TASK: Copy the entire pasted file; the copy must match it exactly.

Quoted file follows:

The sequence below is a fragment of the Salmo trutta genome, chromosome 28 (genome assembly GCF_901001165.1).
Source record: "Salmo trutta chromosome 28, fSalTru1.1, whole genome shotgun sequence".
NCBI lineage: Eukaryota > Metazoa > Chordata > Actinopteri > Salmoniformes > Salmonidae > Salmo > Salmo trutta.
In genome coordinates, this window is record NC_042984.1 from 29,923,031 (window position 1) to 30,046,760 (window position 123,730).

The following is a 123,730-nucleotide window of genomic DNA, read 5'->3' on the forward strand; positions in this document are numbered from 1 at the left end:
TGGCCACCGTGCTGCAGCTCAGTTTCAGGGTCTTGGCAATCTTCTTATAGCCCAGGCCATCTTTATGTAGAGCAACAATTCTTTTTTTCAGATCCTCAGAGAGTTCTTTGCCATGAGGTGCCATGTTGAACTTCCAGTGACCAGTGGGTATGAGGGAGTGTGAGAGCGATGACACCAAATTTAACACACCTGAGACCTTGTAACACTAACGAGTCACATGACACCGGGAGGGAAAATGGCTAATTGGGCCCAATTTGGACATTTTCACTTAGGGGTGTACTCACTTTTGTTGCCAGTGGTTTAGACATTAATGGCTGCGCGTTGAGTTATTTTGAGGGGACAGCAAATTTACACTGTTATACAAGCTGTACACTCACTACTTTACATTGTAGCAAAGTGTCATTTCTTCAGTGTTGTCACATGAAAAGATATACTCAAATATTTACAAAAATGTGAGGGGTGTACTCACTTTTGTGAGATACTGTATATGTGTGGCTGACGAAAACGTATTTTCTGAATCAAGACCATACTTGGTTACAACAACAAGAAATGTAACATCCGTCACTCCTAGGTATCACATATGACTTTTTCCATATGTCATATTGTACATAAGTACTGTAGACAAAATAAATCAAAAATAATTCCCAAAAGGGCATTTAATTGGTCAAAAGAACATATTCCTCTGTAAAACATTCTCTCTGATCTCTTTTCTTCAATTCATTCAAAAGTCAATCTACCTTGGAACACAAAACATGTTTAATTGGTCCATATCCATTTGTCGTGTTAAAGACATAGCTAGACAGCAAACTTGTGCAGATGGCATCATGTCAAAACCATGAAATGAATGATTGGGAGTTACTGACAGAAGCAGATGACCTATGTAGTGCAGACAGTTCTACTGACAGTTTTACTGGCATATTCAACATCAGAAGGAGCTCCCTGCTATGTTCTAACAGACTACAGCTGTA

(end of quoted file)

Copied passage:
The sequence below is a fragment of the Salmo trutta genome, chromosome 28 (genome assembly GCF_901001165.1).
Source record: "Salmo trutta chromosome 28, fSalTru1.1, whole genome shotgun sequence".
NCBI lineage: Eukaryota > Metazoa > Chordata > Actinopteri > Salmoniformes > Salmonidae > Salmo > Salmo trutta.
In genome coordinates, this window is record NC_042984.1 from 29,923,031 (window position 1) to 30,046,760 (window position 123,730).

The following is a 123,730-nucleotide window of genomic DNA, read 5'->3' on the forward strand; positions in this document are numbered from 1 at the left end:
TGGCCACCGTGCTGCAGCTCAGTTTCAGGGTCTTGGCAATCTTCTTATAGCCCAGGCCATCTTTATGTAGAGCAACAATTCTTTTTTTCAGATCCTCAGAGAGTTCTTTGCCATGAGGTGCCATGTTGAACTTCCAGTGACCAGTGGGTATGAGGGAGTGTGAGAGCGATGACACCAAATTTAACACACCTGAGACCTTGTAACACTAACGAGTCACATGACACCGGGAGGGAAAATGGCTAATTGGGCCCAATTTGGACATTTTCACTTAGGGGTGTACTCACTTTTGTTGCCAGTGGTTTAGACATTAATGGCTGCGCGTTGAGTTATTTTGAGGGGACAGCAAATTTACACTGTTATACAAGCTGTACACTCACTACTTTACATTGTAGCAAAGTGTCATTTCTTCAGTGTTGTCACATGAAAAGATATACTCAAATATTTACAAAAATGTGAGGGGTGTACTCACTTTTGTGAGATACTGTATATGTGTGGCTGACGAAAACGTATTTTCTGAATCAAGACCATACTTGGTTACAACAACAAGAAATGTAACATCCGTCACTCCTAGGTATCACATATGACTTTTTCCATATGTCATATTGTACATAAGTACTGTAGACAAAATAAATCAAAAATAATTCCCAAAAGGGCATTTAATTGGTCAAAAGAACATATTCCTCTGTAAAACATTCTCTCTGATCTCTTTTCTTCAATTCATTCAAAAGTCAATCTACCTTGGAACACAAAACATGTTTAATTGGTCCATATCCATTTGTCGTGTTAAAGACATAGCTAGACAGCAAACTTGTGCAGATGGCATCATGTCAAAACCATGAAATGAATGATTGGGAGTTACTGACAGAAGCAGATGACCTATGTAGTGCAGACAGTTCTACTGACAGTTTTACTGGCATATTCAACATCAGAAGGAGCTCCCTGCTATGTTCTAACAGACTACAGCTGTA